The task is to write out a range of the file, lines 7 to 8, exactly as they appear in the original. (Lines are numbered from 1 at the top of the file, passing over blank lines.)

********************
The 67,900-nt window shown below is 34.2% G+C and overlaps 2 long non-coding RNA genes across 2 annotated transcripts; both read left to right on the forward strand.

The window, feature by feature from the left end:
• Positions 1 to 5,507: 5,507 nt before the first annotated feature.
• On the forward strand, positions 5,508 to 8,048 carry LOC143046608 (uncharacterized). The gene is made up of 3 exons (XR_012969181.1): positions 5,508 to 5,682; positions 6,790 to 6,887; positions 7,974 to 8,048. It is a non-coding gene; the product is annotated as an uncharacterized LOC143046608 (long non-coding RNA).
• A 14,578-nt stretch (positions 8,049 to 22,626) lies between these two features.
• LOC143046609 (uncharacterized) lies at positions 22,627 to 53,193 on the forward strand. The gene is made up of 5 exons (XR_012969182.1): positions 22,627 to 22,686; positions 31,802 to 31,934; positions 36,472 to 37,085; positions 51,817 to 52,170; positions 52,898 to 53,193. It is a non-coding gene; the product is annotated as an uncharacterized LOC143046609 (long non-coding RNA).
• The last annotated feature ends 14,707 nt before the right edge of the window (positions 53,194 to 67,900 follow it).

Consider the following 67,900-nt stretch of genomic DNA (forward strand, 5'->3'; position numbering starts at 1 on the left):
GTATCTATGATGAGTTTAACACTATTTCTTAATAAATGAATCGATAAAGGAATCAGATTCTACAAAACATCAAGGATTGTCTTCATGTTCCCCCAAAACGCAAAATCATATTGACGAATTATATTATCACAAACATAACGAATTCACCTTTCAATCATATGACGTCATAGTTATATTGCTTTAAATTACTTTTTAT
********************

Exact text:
• The last annotated feature ends 14,707 nt before the right edge of the window (positions 53,194 to 67,900 follow it).

Consider the following 67,900-nt stretch of genomic DNA (forward strand, 5'->3'; position numbering starts at 1 on the left):